Victoria Lipina
2020 English and American Studies  
The paper focuses on the challenge deconstructivist theory constitutes for translation via an analysis of Derrida's theory that revised not only the «violent hierarchy» of the 'original – translation' but also the keystones of translatability: equivalency, adequacy, formal correlation, etc., arguing that translation, in the conventional use of the term, is impossible. From the perspective of deconstruction it is viewed only as a powerful tool in unveiling the plurality of the text's meaning
more » ... makes invisible différance visible. Untranslatability in Derrida's use of the term does not imply that translators should not translate. It simply implies that it is impossible to produce the plurality of the source text in a translation. Derrrida, Paul de Man, Foucault, Jonathan Culler, J. Hillis Miller et al. criticize the traditional views of translation by eliminating equivalence from the purpose of the translation. The focus is on the complex set of relations between the two texts. The article investigates the issue providing explanations for new approaches to translational phenomena through discussion of Derridian ideas on the variation of meanings advocated in his resonant article «Des Tours de Babel». Derrida redefines translation, calling into question any approach as «reproduction», suggesting that translation can be viewed only as deferring the original text without any possibility to grasp what the original text aimed to tell. He argues that deconstruction and translation are phenomena of the same order and one cannot talk about the reproduction of what does not exist. Rather, there is a reason to talk about «unrepresentability.» The deconstructivists gave a fundamentally different dimension to the old translation problem, casting doubt on traditional theories, demonstrating the illusory nature of any attempt to find the meaning of how to read, interpret or translate.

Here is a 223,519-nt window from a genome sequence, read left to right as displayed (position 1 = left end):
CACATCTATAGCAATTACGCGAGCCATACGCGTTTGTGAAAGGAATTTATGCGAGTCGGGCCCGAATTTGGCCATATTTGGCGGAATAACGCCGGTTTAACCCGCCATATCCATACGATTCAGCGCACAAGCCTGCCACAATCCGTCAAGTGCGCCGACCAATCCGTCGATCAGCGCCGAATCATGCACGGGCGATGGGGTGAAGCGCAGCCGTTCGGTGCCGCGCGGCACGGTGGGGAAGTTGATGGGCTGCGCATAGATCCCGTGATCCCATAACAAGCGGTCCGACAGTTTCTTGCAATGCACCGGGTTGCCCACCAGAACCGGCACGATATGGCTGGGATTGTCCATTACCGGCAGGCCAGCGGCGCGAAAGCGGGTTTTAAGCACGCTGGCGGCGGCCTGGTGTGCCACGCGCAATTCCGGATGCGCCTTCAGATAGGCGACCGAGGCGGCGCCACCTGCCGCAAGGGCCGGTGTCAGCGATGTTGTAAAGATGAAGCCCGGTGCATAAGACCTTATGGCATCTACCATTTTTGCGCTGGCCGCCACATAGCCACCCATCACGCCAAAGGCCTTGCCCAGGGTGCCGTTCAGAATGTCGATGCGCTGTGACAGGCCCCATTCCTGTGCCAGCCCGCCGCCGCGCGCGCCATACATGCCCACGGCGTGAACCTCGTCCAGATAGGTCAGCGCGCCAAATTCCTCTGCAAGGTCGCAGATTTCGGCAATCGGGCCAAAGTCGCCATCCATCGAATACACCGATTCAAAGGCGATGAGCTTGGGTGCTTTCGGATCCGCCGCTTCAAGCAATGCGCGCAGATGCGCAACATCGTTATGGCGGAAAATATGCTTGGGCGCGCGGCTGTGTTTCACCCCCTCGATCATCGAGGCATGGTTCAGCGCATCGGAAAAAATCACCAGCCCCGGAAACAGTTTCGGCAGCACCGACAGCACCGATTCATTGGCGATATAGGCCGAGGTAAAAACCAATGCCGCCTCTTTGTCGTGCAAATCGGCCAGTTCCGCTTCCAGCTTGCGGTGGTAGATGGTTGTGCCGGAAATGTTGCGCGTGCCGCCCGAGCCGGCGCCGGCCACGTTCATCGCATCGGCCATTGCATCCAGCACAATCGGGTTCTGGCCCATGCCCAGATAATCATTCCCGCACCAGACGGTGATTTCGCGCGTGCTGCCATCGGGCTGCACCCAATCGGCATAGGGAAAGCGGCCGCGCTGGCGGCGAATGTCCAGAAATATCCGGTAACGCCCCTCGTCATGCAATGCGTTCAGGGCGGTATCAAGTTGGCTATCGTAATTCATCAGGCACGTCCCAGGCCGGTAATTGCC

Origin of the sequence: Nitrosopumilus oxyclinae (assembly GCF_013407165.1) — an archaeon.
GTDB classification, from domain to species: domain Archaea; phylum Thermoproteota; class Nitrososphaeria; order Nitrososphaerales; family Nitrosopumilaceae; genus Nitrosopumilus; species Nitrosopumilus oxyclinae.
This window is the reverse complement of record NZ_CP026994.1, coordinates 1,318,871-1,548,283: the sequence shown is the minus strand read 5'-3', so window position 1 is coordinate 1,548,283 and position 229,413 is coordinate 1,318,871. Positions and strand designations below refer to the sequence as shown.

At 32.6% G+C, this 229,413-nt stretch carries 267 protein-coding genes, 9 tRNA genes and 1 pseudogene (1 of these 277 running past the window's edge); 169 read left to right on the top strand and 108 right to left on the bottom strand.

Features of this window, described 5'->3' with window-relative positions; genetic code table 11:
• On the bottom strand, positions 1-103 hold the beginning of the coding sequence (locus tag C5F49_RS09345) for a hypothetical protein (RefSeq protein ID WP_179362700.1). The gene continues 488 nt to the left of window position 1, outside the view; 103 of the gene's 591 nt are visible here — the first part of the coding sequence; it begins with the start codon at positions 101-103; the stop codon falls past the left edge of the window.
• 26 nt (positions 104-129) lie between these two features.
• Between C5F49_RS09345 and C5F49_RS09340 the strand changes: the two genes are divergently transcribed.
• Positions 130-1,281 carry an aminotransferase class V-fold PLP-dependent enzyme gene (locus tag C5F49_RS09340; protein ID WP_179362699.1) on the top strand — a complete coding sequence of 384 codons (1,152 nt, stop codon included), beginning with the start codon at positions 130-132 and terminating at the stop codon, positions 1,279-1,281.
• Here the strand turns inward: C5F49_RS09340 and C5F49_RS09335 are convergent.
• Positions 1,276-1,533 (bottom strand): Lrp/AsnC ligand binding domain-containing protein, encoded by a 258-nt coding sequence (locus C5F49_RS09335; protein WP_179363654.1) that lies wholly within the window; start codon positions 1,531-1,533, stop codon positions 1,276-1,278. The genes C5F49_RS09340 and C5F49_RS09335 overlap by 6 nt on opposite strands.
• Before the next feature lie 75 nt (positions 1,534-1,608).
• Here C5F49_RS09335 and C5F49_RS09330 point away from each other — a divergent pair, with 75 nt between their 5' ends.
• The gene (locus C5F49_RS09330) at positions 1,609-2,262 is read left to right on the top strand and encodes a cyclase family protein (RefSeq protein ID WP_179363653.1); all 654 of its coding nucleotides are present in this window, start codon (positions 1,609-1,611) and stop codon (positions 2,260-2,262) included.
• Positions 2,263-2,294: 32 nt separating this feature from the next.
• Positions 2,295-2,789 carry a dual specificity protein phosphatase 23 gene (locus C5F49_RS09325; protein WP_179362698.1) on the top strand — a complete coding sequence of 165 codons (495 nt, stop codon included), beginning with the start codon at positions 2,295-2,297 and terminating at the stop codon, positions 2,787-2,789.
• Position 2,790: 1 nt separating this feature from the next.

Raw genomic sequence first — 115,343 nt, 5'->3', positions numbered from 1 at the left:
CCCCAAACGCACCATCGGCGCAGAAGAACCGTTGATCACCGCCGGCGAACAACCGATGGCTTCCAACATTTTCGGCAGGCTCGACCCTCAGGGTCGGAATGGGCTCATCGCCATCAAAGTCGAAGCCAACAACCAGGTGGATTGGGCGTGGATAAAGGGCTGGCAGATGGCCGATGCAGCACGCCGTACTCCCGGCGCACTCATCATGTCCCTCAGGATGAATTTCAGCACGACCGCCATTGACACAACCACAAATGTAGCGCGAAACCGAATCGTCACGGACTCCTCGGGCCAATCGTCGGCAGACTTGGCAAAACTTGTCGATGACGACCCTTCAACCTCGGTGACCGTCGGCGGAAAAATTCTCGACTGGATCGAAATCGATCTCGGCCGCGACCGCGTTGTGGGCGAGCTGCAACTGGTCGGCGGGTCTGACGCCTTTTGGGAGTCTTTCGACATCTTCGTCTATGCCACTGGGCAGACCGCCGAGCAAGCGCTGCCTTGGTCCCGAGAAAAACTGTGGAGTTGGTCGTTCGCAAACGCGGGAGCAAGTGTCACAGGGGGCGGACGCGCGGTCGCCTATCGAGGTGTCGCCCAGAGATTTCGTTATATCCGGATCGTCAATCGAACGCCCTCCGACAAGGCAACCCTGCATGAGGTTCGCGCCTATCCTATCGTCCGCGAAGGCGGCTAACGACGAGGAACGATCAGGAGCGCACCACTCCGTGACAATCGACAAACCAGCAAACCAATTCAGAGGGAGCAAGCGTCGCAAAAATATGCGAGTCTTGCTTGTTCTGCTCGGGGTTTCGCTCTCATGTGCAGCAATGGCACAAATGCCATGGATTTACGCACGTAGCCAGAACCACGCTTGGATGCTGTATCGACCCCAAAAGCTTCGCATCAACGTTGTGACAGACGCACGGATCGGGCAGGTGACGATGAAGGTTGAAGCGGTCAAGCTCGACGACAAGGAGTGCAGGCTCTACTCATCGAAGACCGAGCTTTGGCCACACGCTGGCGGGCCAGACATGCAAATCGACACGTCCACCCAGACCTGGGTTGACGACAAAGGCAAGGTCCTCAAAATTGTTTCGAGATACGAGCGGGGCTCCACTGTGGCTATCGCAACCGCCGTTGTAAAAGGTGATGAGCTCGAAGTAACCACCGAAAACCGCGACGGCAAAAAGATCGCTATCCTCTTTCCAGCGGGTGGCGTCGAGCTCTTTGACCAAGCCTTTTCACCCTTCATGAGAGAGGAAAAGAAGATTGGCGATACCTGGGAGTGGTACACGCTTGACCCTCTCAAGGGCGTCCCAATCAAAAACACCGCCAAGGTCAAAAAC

doi:10.15421/382013 fatcat:k2wjs3p255gnnezb6z52xdu6ky